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The cyber security industry has been plagued by a major skills shortage, and it only looks to be worsening as workloads get larger and workers get burnt out.
At the same time, the artificial intelligence (AI) revolution has begun, and while other industries are concerned that the technology could be coming for their jobs, generative AI may just be exactly what the cyber industry needs.
Cyber Daily sat down with CrowdStrike’s chief technology officer for the Asia-Pacific region to discuss how the technology could empower cyber professionals.
Cyber Daily: AI is set to be the next technological frontier and a tool to be used in pretty much any and all industries. What are some of the key ways in which generative AI can assist cyber staff and SOCs?
Fratucello: Generative AI, applied to a security context, enables security teams to be more productive and focused by reducing manual, lower-value work. As an example, instead of spending a significant amount of time manually going through documentation searching for knowledge or intelligence, generative AI allows teams to obtain specifically what they are searching for.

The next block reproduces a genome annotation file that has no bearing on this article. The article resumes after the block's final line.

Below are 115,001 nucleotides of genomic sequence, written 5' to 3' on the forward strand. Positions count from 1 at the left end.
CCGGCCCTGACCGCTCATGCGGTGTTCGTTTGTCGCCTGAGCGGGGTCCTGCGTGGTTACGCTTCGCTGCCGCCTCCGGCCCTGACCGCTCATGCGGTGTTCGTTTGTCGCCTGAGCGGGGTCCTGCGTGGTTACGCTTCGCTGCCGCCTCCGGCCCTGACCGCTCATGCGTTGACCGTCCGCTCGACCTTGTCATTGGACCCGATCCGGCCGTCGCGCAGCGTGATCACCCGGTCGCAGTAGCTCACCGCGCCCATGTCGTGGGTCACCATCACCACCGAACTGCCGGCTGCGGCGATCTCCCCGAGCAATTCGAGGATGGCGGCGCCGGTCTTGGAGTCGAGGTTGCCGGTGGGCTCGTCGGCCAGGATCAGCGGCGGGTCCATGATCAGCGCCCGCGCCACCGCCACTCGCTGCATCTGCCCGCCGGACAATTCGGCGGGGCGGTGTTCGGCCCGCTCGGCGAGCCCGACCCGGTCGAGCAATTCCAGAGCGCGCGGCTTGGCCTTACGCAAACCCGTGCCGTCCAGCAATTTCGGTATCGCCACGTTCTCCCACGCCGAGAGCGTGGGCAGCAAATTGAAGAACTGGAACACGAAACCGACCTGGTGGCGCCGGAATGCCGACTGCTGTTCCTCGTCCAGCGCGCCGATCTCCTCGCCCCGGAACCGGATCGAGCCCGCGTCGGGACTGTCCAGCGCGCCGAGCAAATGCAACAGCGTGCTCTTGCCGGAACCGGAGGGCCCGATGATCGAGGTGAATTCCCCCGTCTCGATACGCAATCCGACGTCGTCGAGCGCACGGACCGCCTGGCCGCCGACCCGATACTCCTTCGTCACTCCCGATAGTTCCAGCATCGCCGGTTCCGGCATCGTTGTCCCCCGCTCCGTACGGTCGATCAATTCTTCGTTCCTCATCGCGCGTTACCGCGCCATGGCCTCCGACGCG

From a skills shortage perspective, this technology is going to help businesses because typically, it’s expensive, challenging and increasingly competitive to hire great cyber talent. The cyber threat to organisations is only going to increase in severity and volume, so this technology is essential for helping upscale and uplift the value of the workforce and do more with current resources. Generative AI also facilitates on-the-job learning, empowering team members to upskill themselves as they work, ultimately strengthening an organisation’s overall security posture.